With scholars deliberating a new name for our geologic epoch, i.e., the Anthropocene, soil scientists whether biologists, chemists, or physicists are documenting significant changes accruing in a majority of Earth’s soils. Such global soil changes interact with the atmosphere, biosphere, hydrosphere, and lithosphere (i.e., Earth’s Critical Zone), and these developments are significantly impacting the Earth’s stratigraphic record as well. In effect, soil scientists study such global soil changes in a science of anthropedology, which leads directly to the need to transform pedostratigraphy into an anthro-pedostratigraphy, a science that explores how global soil change alters Earth’s litho-, bio-, and chemostratigraphy. These developments reinforce perspectives that the planet is indeed crossing into the Anthropocene.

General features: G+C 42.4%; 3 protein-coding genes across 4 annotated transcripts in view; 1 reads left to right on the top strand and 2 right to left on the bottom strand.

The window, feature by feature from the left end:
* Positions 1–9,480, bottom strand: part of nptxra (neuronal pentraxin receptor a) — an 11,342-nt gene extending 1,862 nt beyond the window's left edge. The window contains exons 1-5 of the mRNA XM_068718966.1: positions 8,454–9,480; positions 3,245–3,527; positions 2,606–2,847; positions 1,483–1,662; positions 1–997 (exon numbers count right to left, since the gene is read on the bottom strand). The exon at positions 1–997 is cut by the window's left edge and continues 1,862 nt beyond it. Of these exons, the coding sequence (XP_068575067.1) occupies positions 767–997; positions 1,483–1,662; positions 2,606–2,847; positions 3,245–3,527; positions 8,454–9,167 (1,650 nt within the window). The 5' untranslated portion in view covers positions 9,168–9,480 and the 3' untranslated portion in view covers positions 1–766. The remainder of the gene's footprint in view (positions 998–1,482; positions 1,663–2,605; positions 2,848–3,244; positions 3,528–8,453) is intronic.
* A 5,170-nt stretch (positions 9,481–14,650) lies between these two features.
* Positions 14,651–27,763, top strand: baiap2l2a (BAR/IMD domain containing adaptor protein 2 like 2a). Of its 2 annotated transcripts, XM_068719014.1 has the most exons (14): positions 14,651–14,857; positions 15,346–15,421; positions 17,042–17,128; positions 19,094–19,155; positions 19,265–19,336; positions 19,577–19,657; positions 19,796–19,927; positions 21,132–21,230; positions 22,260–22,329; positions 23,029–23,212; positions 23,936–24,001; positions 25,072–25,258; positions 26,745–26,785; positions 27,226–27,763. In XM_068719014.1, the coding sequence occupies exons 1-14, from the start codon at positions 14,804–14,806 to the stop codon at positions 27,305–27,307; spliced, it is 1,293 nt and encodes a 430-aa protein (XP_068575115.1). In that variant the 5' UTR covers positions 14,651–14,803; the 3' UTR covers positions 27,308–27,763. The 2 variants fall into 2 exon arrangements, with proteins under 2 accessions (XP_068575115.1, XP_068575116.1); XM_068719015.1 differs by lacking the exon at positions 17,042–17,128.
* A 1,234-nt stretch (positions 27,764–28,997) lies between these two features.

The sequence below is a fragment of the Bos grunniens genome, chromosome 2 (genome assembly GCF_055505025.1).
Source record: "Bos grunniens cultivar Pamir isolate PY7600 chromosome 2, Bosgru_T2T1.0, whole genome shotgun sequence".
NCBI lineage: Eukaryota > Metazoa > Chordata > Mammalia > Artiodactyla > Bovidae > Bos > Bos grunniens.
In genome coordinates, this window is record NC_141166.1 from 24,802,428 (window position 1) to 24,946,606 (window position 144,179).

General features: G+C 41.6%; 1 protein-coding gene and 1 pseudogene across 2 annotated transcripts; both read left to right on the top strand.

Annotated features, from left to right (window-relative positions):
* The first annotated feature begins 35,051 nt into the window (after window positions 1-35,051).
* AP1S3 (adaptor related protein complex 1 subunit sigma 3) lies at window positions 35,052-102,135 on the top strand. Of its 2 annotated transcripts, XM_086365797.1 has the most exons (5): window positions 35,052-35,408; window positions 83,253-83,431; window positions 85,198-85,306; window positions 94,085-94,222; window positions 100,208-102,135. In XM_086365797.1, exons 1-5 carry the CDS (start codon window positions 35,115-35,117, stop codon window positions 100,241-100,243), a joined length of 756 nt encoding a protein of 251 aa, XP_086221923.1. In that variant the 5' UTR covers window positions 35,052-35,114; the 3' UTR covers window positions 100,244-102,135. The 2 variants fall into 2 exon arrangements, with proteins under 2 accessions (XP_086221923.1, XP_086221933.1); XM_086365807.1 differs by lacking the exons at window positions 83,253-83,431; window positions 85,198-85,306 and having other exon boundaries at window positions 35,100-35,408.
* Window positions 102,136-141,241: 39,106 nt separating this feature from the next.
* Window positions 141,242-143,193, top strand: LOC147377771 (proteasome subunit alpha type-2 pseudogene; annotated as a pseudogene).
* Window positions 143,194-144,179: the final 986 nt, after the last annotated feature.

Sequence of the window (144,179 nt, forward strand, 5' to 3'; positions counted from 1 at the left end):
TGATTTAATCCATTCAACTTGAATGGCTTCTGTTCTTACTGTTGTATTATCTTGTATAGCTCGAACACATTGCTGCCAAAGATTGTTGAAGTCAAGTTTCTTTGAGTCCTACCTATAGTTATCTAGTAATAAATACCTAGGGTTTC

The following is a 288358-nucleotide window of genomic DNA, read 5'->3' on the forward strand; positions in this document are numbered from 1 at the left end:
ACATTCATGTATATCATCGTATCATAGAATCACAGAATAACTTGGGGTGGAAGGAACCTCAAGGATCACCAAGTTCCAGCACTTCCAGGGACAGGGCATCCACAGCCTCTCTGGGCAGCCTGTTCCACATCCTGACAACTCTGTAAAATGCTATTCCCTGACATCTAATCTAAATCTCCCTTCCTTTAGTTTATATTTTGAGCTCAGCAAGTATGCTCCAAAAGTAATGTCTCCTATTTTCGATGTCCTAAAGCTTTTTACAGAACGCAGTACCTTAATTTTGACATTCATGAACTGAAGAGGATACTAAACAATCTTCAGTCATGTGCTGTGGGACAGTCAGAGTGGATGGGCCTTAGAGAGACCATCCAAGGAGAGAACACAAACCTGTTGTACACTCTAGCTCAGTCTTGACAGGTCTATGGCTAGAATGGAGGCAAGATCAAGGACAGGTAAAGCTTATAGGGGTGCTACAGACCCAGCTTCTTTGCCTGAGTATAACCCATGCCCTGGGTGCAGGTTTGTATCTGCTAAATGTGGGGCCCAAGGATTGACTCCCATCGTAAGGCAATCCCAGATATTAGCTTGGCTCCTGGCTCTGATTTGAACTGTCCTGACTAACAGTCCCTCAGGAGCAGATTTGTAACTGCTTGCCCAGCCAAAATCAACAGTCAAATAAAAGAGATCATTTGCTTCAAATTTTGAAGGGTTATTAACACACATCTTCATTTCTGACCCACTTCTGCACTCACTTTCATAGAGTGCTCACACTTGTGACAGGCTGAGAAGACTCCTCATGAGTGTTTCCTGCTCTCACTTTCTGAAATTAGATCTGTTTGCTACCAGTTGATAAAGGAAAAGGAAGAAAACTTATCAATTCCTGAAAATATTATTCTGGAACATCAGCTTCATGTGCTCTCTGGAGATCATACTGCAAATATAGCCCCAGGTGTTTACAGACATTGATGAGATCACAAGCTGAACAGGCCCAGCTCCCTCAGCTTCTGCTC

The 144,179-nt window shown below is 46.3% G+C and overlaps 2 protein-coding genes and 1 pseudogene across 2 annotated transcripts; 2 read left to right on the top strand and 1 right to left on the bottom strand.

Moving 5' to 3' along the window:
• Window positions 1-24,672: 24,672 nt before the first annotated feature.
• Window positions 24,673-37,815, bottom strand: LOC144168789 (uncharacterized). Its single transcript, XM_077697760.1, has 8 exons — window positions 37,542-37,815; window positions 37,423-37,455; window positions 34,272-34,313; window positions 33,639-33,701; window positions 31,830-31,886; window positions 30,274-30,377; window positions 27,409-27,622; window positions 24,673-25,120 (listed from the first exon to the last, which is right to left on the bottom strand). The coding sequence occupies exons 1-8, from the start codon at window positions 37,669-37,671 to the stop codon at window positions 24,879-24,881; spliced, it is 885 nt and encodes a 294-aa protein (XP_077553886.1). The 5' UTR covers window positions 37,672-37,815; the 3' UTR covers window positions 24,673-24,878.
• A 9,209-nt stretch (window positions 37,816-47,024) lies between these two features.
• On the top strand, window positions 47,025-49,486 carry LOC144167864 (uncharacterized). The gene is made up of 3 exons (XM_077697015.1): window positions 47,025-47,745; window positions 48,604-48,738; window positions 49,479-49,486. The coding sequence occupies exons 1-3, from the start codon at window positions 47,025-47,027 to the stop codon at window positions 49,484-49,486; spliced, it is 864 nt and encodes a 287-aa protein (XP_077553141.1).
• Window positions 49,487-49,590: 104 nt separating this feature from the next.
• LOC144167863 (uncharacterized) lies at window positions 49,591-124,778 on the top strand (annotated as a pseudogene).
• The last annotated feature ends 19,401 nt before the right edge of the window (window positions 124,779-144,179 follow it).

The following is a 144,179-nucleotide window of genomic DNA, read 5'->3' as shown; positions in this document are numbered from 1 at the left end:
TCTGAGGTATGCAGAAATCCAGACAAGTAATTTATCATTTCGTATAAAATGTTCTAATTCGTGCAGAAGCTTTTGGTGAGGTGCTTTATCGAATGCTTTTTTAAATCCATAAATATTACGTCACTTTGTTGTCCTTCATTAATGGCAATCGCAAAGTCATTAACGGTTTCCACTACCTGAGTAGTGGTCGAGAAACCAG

Richter D. deB, Bacon A.R, Brecheisen Z., & Mobley M.L. (2015): Soil in the Anthropocene. IOP Conference Series: Earth and Environmental Science, 25: 012010. DOI: 10.1088/1755-1315/25/1/012010
This Paper/Book acknowledges NSF CZO grant support.